Lawrence Mangindin
Lawrence Mangindin

Filipino-American Lawrence Mangindin, a licensed structural engineer, advises people planning or about to build their houses here in Michigan to consult first a geotechnical engineer before they start constructing their houses.

A geotechnical engineer, Lawrence says, looks into the condition of the soil to find out if it’s stable or not, and depending on the findings, additional structures may be needed to reinforce the house’s foundation system which, in Michigan, is the basement.

Lawrence has been constructing houses and commercial buildings for 20 years now, and his consulting company, LM Engineering, has been designing and constructing houses and buildings in Michigan.

LM Engineering offers the following services: Structural assessment, design-and-draw construction documents, finite element analysis,  solar racking certification, steel fabrication and more. Its clients are architects, builders, contractors and homeowners.

As a structural engineer, Lawrence proudly points to some buildings he had worked on in Michigan.

One of these buildings is the Walsh College edifice in Novi.  It has a half-barrel roof, which is visible on the south side of eastbound I-96 near I-275. He also has done a couple of building additions to the Providence Hospital in Southfield. The buildings he had worked on are low-rise and less than 10 stories high.

But he has always enjoyed working on residential buildings. At present, he has many clients who require structural engineering services on new or existing residential buildings.

He has designed a 10,000-square-foot custom home with separate multi-level garage for boats. It includes an interior bridge that connects one wing of the house to the other wing.

He has also designed a solar ground mount system in the middle of a chicken farm in Georgia.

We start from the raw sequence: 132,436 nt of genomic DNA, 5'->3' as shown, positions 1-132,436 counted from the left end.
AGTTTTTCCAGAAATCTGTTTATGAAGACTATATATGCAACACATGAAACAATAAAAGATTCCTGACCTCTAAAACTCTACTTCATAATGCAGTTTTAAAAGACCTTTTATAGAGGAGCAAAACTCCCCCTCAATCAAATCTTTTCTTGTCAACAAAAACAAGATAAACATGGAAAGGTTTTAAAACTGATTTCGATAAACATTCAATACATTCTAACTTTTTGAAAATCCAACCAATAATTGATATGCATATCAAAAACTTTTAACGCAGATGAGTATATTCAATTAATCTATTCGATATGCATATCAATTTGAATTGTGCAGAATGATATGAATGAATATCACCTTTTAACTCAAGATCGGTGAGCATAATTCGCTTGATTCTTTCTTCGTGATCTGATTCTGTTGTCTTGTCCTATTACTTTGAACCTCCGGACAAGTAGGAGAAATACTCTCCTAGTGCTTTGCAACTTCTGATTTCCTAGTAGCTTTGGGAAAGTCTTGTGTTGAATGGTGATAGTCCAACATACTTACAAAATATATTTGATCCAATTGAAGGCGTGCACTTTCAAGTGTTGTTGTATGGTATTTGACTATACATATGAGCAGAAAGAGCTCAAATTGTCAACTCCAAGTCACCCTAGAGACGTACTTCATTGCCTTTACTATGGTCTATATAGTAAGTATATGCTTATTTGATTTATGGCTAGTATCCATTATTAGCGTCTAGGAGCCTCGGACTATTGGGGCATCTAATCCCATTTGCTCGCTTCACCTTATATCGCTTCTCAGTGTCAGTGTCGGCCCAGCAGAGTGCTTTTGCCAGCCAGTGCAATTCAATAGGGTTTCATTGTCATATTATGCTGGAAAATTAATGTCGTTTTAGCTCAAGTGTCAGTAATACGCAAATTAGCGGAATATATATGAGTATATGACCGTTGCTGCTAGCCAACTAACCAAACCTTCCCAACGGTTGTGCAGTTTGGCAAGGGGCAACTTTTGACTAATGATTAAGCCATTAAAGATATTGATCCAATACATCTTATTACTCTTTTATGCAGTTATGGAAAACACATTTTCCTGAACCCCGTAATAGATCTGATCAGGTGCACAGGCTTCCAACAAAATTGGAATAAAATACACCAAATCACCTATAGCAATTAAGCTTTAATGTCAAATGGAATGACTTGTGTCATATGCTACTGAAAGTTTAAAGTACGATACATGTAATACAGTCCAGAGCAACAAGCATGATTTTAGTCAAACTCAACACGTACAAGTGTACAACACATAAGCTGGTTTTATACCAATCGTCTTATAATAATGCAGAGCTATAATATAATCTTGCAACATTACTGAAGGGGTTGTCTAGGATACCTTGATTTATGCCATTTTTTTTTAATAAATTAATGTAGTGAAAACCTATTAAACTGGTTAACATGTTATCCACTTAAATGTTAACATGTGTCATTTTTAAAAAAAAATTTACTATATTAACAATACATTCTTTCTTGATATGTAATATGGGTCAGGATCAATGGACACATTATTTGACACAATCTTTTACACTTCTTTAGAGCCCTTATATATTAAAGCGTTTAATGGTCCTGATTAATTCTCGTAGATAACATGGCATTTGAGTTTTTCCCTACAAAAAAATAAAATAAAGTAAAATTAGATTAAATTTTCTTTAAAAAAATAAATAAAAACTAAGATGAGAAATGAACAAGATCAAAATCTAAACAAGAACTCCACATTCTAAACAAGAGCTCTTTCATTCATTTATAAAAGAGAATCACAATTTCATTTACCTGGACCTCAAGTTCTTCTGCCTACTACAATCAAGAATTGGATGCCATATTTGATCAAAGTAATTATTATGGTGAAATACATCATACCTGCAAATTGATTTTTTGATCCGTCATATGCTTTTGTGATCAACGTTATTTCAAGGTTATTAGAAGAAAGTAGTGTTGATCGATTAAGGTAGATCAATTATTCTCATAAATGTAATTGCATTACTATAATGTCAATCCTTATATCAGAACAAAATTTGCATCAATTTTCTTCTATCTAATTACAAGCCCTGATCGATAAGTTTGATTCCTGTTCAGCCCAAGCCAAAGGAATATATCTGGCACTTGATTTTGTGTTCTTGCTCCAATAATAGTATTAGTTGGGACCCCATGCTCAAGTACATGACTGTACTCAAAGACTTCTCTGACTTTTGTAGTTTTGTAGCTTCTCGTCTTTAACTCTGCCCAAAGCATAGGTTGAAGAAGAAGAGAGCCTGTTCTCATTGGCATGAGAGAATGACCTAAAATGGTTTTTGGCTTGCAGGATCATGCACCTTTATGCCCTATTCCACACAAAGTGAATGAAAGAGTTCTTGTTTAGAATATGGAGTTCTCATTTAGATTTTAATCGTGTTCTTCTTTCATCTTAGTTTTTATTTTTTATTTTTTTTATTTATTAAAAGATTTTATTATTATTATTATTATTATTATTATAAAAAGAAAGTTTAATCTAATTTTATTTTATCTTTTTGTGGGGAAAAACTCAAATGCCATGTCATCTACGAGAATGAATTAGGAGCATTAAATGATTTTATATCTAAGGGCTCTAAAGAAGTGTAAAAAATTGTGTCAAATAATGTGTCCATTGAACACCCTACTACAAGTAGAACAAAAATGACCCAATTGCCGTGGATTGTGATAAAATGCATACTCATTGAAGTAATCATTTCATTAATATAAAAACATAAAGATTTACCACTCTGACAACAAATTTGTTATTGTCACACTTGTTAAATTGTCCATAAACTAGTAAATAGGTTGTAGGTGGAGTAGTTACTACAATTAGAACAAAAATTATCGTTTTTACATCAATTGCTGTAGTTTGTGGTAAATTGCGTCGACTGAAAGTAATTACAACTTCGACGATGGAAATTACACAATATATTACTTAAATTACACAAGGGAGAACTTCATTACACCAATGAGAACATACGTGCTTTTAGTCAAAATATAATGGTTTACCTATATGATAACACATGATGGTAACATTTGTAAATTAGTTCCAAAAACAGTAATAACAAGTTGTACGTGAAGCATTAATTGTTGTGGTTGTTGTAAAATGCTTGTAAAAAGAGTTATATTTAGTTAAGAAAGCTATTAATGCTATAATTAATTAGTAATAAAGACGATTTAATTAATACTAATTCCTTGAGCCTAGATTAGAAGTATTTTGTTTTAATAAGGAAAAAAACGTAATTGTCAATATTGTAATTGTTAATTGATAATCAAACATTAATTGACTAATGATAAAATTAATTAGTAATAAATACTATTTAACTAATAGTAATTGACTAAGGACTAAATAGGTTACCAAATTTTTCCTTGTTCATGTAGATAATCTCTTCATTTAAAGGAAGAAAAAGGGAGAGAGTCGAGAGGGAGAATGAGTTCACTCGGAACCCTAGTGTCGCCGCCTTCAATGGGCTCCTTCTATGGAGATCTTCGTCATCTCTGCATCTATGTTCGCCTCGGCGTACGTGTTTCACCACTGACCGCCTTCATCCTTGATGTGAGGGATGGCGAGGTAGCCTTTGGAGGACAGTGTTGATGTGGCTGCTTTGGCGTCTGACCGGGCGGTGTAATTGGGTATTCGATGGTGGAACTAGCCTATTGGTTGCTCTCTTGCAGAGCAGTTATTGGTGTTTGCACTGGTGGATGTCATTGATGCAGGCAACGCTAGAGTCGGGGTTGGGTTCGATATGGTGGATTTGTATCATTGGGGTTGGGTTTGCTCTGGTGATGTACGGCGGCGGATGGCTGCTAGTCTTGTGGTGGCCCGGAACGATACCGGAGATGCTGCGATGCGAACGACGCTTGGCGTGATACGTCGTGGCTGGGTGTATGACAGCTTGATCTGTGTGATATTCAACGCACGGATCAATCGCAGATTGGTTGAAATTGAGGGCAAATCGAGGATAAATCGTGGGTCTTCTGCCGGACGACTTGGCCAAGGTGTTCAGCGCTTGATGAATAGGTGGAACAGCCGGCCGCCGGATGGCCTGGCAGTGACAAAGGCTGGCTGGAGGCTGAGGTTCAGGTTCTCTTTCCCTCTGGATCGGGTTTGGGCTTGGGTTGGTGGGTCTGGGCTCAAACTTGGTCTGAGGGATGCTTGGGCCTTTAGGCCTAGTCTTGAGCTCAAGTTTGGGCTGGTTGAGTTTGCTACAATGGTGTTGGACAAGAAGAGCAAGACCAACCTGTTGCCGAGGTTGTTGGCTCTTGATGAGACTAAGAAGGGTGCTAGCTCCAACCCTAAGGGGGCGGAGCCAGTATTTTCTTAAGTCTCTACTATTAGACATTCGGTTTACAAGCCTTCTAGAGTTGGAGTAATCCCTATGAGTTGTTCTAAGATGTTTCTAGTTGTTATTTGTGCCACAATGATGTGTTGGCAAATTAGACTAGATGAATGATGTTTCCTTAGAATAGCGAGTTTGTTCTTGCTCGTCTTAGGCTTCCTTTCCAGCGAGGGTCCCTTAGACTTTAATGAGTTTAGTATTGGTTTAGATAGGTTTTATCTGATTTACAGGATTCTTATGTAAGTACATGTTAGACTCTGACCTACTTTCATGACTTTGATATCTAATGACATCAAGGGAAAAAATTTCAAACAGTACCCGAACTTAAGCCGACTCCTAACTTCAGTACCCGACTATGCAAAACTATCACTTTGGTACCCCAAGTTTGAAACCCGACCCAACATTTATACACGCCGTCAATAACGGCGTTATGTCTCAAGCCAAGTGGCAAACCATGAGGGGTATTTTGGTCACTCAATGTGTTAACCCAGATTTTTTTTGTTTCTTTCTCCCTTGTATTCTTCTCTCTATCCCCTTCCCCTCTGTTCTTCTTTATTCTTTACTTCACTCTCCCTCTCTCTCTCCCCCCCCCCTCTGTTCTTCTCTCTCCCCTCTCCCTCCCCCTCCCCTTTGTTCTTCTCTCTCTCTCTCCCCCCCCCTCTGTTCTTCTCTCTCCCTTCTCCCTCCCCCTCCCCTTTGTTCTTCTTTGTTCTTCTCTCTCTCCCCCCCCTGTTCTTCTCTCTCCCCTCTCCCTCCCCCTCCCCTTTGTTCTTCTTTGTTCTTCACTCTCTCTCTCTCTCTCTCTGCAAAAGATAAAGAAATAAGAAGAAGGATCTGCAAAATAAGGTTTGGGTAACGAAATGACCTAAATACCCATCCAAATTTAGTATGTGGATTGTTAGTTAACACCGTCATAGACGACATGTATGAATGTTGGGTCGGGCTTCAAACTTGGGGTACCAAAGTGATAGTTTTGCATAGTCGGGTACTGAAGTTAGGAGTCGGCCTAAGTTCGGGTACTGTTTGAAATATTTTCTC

But so far, the most interesting structural components he had designed are engineered wood beams 100 feet long and installed over a community swimming pool in Allegan, Michigan.  It took two cranes to lift each beam in place. This kind of beams is not sold at Home Depot or Lowes.

His experience as a structural engineer spans almost 20 years nows. He graduated from Cal Poly-San Luis Obispo, California with a civil engineering degree in 1993.  Because he enjoyed working out in the field, his concentration was on soils (or geotechnical) engineering.

He spent his summer internship with a geotechnical engineering firm in the Bay Area shortly after the San Francisco earthquake in 1989.

He worked with geologists and other geotechnical engineers around the Bay Area where the ground literally separated. They looked for weak soil strata along the many fault lines in California.

He later shifted his professional focus on the structural aspect of residential construction. On this field, he was mentored by a Filipino colleague “who showed me how to frame a house from the roof to the foundation.”

He, his wife Valeri and their two-year-old daughter moved to Michigan in 1996.   In 1997, he passed the engineering board exam and became a professional engineer with emphasis on structural engineering. For almost 10 years, he worked as a structural engineer with TMP, an award winning architectural firm in Bloomfield Hills.  In 2009, he accepted a position as director of structural engineering for a firm in Lapeer. By this time, he has already obtained a professional engineering license in over 20 states.

In 2010, he joined a new solar venture, and “we opened LevelOne Solar Racking. We designed and manufactured the aluminum framing supports for solar installations throughout the US.”

He is now totally focused on his structural engineering consulting company – LM Engineering.

He is involved in the promotion of green technology by designing solar framing supports throughout the US.

One impressive personality trait of Lawrence is that despite his being here in the US for more than 30 years now, he is still a Filipino through and through. Proof of this: He speaks fluent Ilocano.

Lawrence was born in San Marcelino, Zambales, Philippines. His father was a civil engineer, while his mother was a school teacher. He is the oldest of three siblings.

The family immigrated to the US in 1979.  His father passed away when he was five years old.  His mother lives in San Diego.

His wife Valeri is an American, and the couple has two daughters —  Kersten who is attending Oakland University and Dana who is  a sophomore at Athens High School.

Growing up in San Marcelino, he spoke Ilocano, and the family spoke Ilocano while they were already here in the US. To this day, he fully understands Tagalog but feels more comfortable speaking Ilocano. His family visited the Philippines in 2000, and he would love to visit the Philippines again. At this time, he has no plan of returning to the Philippines for good.